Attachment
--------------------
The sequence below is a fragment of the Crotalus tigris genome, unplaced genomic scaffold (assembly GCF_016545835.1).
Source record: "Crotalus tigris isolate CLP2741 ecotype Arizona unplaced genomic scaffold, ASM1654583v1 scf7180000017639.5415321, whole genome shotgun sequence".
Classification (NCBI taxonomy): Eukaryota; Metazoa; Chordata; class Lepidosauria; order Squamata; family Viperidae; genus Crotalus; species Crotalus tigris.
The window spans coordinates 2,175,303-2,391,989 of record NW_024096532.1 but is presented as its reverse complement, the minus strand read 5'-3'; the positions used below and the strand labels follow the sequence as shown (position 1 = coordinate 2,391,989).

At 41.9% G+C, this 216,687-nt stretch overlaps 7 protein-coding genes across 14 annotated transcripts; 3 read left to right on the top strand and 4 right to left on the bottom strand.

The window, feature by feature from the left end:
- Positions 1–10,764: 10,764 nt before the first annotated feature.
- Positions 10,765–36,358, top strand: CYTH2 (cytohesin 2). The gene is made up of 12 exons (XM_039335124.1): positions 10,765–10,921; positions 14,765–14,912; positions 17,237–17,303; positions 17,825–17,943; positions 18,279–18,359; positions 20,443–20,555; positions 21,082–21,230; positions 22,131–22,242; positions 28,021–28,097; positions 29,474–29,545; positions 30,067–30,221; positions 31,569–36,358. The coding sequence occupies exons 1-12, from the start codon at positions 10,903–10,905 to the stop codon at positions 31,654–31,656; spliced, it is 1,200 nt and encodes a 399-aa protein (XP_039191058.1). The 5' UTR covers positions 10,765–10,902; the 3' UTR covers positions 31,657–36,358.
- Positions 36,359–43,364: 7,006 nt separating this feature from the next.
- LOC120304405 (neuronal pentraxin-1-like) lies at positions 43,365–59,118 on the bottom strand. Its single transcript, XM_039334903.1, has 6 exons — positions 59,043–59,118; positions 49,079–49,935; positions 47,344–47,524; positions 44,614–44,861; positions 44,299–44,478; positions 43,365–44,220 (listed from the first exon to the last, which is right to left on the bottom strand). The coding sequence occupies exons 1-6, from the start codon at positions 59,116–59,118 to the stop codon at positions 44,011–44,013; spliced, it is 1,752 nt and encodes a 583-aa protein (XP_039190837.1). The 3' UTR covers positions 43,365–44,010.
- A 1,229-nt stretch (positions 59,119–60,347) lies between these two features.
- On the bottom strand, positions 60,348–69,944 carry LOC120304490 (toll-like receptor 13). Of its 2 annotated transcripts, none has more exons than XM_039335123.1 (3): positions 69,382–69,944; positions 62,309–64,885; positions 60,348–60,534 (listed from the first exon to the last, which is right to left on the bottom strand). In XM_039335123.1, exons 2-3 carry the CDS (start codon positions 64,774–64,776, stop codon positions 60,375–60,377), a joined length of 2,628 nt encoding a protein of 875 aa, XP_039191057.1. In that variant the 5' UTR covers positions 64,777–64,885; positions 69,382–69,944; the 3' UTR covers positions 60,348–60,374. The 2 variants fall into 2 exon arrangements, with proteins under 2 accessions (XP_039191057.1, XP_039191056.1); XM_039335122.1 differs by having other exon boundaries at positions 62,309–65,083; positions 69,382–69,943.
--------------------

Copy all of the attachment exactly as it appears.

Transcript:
The sequence below is a fragment of the Crotalus tigris genome, unplaced genomic scaffold (assembly GCF_016545835.1).
Source record: "Crotalus tigris isolate CLP2741 ecotype Arizona unplaced genomic scaffold, ASM1654583v1 scf7180000017639.5415321, whole genome shotgun sequence".
Classification (NCBI taxonomy): Eukaryota; Metazoa; Chordata; class Lepidosauria; order Squamata; family Viperidae; genus Crotalus; species Crotalus tigris.
The window spans coordinates 2,175,303-2,391,989 of record NW_024096532.1 but is presented as its reverse complement, the minus strand read 5'-3'; the positions used below and the strand labels follow the sequence as shown (position 1 = coordinate 2,391,989).

At 41.9% G+C, this 216,687-nt stretch overlaps 7 protein-coding genes across 14 annotated transcripts; 3 read left to right on the top strand and 4 right to left on the bottom strand.

The window, feature by feature from the left end:
- Positions 1–10,764: 10,764 nt before the first annotated feature.
- Positions 10,765–36,358, top strand: CYTH2 (cytohesin 2). The gene is made up of 12 exons (XM_039335124.1): positions 10,765–10,921; positions 14,765–14,912; positions 17,237–17,303; positions 17,825–17,943; positions 18,279–18,359; positions 20,443–20,555; positions 21,082–21,230; positions 22,131–22,242; positions 28,021–28,097; positions 29,474–29,545; positions 30,067–30,221; positions 31,569–36,358. The coding sequence occupies exons 1-12, from the start codon at positions 10,903–10,905 to the stop codon at positions 31,654–31,656; spliced, it is 1,200 nt and encodes a 399-aa protein (XP_039191058.1). The 5' UTR covers positions 10,765–10,902; the 3' UTR covers positions 31,657–36,358.
- Positions 36,359–43,364: 7,006 nt separating this feature from the next.
- LOC120304405 (neuronal pentraxin-1-like) lies at positions 43,365–59,118 on the bottom strand. Its single transcript, XM_039334903.1, has 6 exons — positions 59,043–59,118; positions 49,079–49,935; positions 47,344–47,524; positions 44,614–44,861; positions 44,299–44,478; positions 43,365–44,220 (listed from the first exon to the last, which is right to left on the bottom strand). The coding sequence occupies exons 1-6, from the start codon at positions 59,116–59,118 to the stop codon at positions 44,011–44,013; spliced, it is 1,752 nt and encodes a 583-aa protein (XP_039190837.1). The 3' UTR covers positions 43,365–44,010.
- A 1,229-nt stretch (positions 59,119–60,347) lies between these two features.
- On the bottom strand, positions 60,348–69,944 carry LOC120304490 (toll-like receptor 13). Of its 2 annotated transcripts, none has more exons than XM_039335123.1 (3): positions 69,382–69,944; positions 62,309–64,885; positions 60,348–60,534 (listed from the first exon to the last, which is right to left on the bottom strand). In XM_039335123.1, exons 2-3 carry the CDS (start codon positions 64,774–64,776, stop codon positions 60,375–60,377), a joined length of 2,628 nt encoding a protein of 875 aa, XP_039191057.1. In that variant the 5' UTR covers positions 64,777–64,885; positions 69,382–69,944; the 3' UTR covers positions 60,348–60,374. The 2 variants fall into 2 exon arrangements, with proteins under 2 accessions (XP_039191057.1, XP_039191056.1); XM_039335122.1 differs by having other exon boundaries at positions 62,309–65,083; positions 69,382–69,943.